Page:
We hear all of the time about different diets and weight loss tips. Some, of course, are better than others. Over the years, there have been numerous contradicting pieces of advice. The best things I’ve heard from different diet plans have been things like eating more nutritious, ‘whole’ foods, and avoiding processed foods. They’re part of just about all diets, but they’re also kind of vague.
I think that one of the most important things I’ve heard, and agree with, is that making “lifestyle changes” works much better than “dieting”. That makes sense. I mean, diets can work short term – many people lose weight for a specific reason (often an event), but it almost always comes back. And usually not long after it was lost (and sometimes those pounds bring along their friends). But for permanent weight loss, it’s important to make changes in the way we do things.
The problem is making – and maintaining – those changes that lead to the permanent weight loss. Making them is easy, but most people can’t seem to keep those changes in their lives. So, how can someone succeed at safe, permanent weight loss? Many articles tell us we need to do things gradually. I agree. When there are too many changes, and/or drastic ones, it’s nearly impossible to continue the new lifestyle unless there’s some overwhelmingly motivating factor involved.
One line I remember reading is that we don’t gain all that weight overnight, so why do we expect to lose it quickly? Again, this has to be a lifestyle change. It’s often best to focus on making healthier changes, and letting weight loss be a fringe benefit. According to many things I’ve read, one or two changes at a time is the ideal. I have a little saying that I think it helps to think about – you have to make the changes in such a way that you basically trick your body into thinking that nothing has changed. It’s like those articles telling you to go to sleep 15 minutes earlier every few days to get onto an earlier schedule. We all know how difficult it is to make sudden, drastic changes. Even adjusting an hour twice a year for the clock changes causes problems. But that’s something we need to adapt to, and since everyone around us is doing it, that makes it somewhat easier. The same is true of other lifestyle changes. It’s much easier when done incrementally and also when others are involved. So, try little things, one at a time. One downfall for many people is night time snacking. Some suggestions are to stop eating in the evenings. But don’t just suddenly try to cut out ALL snacking after dinner. Maybe pick a time you stop – say, 9 pm – and then move it up a few minutes once a week until you’re happy with the new schedule you’re making for yourself. You can even try just limiting what foods you eat at first, if you have difficulty cutting out snacks. For example, instead of a huge bowl of popcorn, or candy, you can only snack on fresh fruit and vegetables. Then, once that is easily part of your new routine, you can work on not eating anything late at night. The nice things about the gradual changes are that it’s easier on a person than sudden, abrupt ones, and more importantly, you’re less likely to fail. It will make the transformation slow, but almost effortless.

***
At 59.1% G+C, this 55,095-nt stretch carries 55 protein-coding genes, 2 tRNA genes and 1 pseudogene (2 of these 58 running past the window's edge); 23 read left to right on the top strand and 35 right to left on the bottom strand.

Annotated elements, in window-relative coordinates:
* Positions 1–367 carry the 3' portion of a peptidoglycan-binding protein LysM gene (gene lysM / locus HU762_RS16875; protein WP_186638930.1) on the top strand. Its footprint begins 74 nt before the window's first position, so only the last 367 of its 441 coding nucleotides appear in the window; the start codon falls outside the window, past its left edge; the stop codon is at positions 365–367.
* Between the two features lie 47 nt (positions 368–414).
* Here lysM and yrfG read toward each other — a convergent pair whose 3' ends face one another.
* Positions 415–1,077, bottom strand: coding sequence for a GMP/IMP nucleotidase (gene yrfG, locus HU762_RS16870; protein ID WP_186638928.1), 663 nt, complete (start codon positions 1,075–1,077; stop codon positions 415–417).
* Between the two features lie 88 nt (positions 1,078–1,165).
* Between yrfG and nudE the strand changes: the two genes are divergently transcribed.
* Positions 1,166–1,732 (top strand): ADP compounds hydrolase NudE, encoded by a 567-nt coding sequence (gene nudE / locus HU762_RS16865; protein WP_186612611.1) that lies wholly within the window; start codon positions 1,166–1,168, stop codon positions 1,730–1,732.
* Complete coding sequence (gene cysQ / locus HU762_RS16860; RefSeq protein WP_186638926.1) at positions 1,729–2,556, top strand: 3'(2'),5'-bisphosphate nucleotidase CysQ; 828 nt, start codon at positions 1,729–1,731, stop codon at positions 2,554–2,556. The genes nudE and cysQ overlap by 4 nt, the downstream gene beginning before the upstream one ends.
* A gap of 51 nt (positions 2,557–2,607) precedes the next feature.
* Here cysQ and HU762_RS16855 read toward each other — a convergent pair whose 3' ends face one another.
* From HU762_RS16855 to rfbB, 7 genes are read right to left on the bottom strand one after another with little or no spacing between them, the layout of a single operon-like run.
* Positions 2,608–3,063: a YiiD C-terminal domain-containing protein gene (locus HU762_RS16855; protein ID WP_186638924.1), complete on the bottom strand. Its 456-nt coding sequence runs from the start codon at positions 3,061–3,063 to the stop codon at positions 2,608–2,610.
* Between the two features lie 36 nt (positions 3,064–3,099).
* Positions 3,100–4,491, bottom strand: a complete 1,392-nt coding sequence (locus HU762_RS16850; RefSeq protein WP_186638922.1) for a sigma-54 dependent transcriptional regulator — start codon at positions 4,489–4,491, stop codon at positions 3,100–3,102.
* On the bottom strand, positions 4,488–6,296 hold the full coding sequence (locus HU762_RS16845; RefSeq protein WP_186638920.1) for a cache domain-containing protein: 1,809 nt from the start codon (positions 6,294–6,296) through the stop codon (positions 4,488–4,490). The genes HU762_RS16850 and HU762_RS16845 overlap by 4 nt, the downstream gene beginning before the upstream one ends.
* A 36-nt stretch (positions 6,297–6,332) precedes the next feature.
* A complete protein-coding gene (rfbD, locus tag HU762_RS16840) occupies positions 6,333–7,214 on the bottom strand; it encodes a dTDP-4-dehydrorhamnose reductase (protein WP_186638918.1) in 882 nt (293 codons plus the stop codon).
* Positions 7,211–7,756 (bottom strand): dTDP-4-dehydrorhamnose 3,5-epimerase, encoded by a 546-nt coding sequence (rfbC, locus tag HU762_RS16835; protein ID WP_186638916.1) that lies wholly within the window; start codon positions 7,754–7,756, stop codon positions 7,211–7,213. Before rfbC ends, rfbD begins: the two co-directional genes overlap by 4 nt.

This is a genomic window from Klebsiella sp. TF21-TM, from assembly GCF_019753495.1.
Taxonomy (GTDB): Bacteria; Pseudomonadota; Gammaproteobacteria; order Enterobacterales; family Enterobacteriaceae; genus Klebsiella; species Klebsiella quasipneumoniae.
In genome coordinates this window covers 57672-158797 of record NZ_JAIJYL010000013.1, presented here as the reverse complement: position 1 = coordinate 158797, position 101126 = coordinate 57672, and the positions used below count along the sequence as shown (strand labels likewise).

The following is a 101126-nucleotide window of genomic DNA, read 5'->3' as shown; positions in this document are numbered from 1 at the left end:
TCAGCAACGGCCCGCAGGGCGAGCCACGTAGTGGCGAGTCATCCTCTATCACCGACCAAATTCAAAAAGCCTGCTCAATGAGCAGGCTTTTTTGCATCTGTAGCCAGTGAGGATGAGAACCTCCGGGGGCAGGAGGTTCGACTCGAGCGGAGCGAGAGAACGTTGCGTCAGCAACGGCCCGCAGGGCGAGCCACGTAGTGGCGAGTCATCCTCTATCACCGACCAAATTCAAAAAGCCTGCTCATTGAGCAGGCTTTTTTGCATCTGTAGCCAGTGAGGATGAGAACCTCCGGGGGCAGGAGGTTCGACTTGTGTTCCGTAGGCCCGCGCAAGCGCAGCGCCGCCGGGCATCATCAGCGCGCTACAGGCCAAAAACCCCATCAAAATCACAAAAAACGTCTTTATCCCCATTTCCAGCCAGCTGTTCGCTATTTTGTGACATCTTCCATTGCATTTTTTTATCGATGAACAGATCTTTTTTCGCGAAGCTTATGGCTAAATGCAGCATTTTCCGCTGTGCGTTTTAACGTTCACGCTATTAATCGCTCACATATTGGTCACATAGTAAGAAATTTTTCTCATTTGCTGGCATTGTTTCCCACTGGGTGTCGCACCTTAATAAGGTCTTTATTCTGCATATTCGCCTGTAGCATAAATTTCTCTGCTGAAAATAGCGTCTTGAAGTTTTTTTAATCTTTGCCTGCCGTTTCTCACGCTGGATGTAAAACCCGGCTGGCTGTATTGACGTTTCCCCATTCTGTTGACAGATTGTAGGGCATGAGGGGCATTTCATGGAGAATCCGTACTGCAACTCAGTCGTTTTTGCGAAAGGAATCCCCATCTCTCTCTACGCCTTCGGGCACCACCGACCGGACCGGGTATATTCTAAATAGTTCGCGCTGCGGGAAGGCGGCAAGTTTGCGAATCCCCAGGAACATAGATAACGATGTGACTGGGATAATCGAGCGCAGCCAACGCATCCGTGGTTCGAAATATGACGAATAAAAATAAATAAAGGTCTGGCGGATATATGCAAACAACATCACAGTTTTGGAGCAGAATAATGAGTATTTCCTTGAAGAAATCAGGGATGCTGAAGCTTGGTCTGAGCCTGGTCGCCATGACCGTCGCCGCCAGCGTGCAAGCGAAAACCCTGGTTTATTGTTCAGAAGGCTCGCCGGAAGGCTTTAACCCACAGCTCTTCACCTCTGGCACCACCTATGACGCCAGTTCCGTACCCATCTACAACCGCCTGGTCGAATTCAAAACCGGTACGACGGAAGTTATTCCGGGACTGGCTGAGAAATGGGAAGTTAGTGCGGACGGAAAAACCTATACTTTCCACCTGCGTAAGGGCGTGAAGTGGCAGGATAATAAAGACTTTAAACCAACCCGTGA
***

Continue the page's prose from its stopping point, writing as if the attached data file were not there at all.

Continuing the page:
There’s another tip you’ve likely heard before – nothing works for everyone. You might have to try different things until you find what works for you. For example, some people can eat a small bowl of pasta, and feel full. I’m (unfortunately) one who just gets hungrier the more pasta I eat. Someone like me needs to really minimize or even avoid certain carb-loaded foods, such as rice or noodles. I slowly changed my diet from one filled with carbs to one that allows things like non-skim milk, real butter, and oils. For me, that’s what worked – the opposite of what I had been told was “a healthy diet” for many years. Low fat absolutely DOES NOT work for me. Others do best avoiding meat and dairy. The bad news is that we need to figure out our ideal eating style, which often means quite a bit of trial and error until we find our best match. You can always adjust any ‘diet’ to better suit your needs. But in the end, it can all be worth it.
Remember, you have the rest of your life to work out all of the details!